Physically Active learning increases student performance and engagement: Findings from a new study

In recent years an increasing number of studies has been published that show that schoolchildren kids who were performing in-classrooms physically active learning tasks, they scored higher on standard academic tests. “We know that there is a strong link between physical activity and academic performance, as well as focus in the classroom", had said American Heart Association CEO Nancy Brown [1].

Very recently, Dutch researchers performed a study with the involvement of second- and third-graders of 24 classes at 12 elementary schools in the Netherlands. Teachers in half of the classes offered traditional lessons, while the rest incorporated physical exercises (jumping, hand movements, etc.) into some math, spelling and reading lessons. School children in *“physically active classrooms” scored higher *on standard math and spelling tests compared with their peers who attended the old-fashioned classes [2].

This study comes to complement several others, which lead to the key message that “physically active learner classes outperform traditional ones” [3, 4].
In fact, in April 2016, 24 researchers from 8 countries and from various academic disciplines organized a conference in Denmark, to share evidences derived from clinically relevant research about physical activity and learning in children and youth [5]. One key message is that the “Physically Active Learning” approach can lead to improvement of student attendance, engagement and behavior as well as reduce of discipline referrals.

As a result, there is an increasing number of non-technologically supported “Physically Active Learning” initiatives. One should highlight the pioneering and comprehensive initiative Let’s Move!, launched by the First Lady Michelle Obama, have beneficial effect on children’s physical and mental health. Another signifficant initiative is the Alliance for a Healthier Generation, founded by the American Heart Association and the Clinton Foundation.

But, how about using the added value of technology and in particular the features of the powerful and low cost Microsoft Kinect motion-sensing device that can track 20 joints of the body to offer “Physically Active Learning” experiences?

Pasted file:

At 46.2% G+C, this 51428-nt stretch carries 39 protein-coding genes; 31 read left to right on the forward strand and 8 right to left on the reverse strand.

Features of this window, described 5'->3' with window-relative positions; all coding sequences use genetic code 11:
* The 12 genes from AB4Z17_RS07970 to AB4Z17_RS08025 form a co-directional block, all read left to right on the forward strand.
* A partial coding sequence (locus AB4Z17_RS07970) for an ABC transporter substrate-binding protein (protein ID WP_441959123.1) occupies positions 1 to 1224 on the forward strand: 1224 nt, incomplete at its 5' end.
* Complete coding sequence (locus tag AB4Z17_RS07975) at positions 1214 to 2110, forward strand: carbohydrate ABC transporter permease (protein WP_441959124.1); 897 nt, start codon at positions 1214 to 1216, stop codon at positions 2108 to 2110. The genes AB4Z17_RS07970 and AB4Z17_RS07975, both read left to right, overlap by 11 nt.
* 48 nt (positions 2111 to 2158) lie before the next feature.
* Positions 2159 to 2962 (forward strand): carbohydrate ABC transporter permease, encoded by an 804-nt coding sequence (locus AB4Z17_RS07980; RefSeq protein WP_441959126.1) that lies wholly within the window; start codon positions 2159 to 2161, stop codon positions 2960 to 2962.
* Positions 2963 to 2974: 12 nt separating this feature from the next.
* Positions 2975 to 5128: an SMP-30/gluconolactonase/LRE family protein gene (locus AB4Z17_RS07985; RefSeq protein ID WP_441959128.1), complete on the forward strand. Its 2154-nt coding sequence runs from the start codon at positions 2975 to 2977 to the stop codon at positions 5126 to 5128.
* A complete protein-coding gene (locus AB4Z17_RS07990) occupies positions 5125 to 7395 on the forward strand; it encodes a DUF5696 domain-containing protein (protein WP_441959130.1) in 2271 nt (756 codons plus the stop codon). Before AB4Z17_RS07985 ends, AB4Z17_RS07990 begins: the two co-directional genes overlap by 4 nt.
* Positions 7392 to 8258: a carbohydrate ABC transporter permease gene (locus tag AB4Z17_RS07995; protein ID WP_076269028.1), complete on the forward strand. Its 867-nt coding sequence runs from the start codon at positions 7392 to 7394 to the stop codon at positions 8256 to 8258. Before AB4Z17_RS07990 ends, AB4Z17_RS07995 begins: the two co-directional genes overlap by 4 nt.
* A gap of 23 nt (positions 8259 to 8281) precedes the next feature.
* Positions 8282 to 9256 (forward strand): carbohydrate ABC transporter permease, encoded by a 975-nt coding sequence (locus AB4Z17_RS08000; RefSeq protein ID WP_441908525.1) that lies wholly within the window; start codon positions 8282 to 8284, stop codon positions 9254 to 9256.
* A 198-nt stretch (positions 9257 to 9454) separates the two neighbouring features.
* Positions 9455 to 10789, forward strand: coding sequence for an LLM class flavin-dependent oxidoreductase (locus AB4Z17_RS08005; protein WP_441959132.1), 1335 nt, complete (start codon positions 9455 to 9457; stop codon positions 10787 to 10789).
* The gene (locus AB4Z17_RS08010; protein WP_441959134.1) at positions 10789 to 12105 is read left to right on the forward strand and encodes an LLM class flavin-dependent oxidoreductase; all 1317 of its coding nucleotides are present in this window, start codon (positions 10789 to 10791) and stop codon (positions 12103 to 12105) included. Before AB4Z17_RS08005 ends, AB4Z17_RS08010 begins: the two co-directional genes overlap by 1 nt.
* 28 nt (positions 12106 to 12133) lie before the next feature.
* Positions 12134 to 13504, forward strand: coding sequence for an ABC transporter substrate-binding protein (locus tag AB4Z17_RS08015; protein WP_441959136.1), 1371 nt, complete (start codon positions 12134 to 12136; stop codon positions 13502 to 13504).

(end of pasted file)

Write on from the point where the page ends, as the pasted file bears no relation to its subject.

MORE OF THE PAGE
Kinems is proposing to combine “movement”, “learning” and “play” using a Kinect personalized movement-based educational gaming platform.

Kinems has shown via research studies that its platform can empower children, especially the ones with learning difficulties, to reach their full potential. These studies have shown that very quickly K-2 children with ADHD can significantly improve their executive functions and cognitive skills as well as their motor skills when engaged into movement-based learning activities (e.g. see research paper [6]).

So, let’s get school children up and moving more often by using motion-based games which should be designed according to effective learning strategies and kinesthetic protocols in order to actually teach the curriculum in a stimulating and personalized way!


  1. American Heart Association Praises Reintroduction of FIT Kids Act April 23, 2015.

  2. Marijke J. Mullender-Wijnsma, Esther Hartman, Johannes W. de Greeff, Simone Doolaard, Roel J. Bosker, Chris Visscher (2016). Physically Active Math and Language Lessons Improve Academic Achievement: A Cluster Randomized Controlled Trial. Pediatrics, Mar 2016.

  3. Heidi Syväoja, Marko Kantomaa, Kaarlo Laine, Timo Jaakkola, Kirsi Pyhältö and Tuija Tammelin (2012). Physical Activity and Learning. A summary of a Finnish-language publication of the Finnish National Board of Education entitled “Liikunta ja oppiminen. Tilannekatsaus - lokakuu 2012. URL:

  4. eSchool News (2011). ‘Physically active learning’ improves test scores, sharpens concentration”, from Wire Service Reports, May 16th, 2011.

  5. Bangsbo et al. (2016). The Copenhagen Consensus Conference 2016: children, youth and physical activity in schools and during leisure time, British Journal of Sports Medicine, June 27, 2016, doi 10.1136/bjsports-2016-096325. URL:

  6. Retalis S., Kourakli, M., Altanis, I., Siameti, F., Korpa, T., Skaloumpakas, C., Papadopoulou, P., Lytra, F., Boloudakis, M., Pervanidou P. (2014). Empowering Children With ADHD Learning Disabilities With the Kinems Kinect Learning Games, 8th European Conference on Games Based Learning ECGBL 2014, 8-10 October, Berlin

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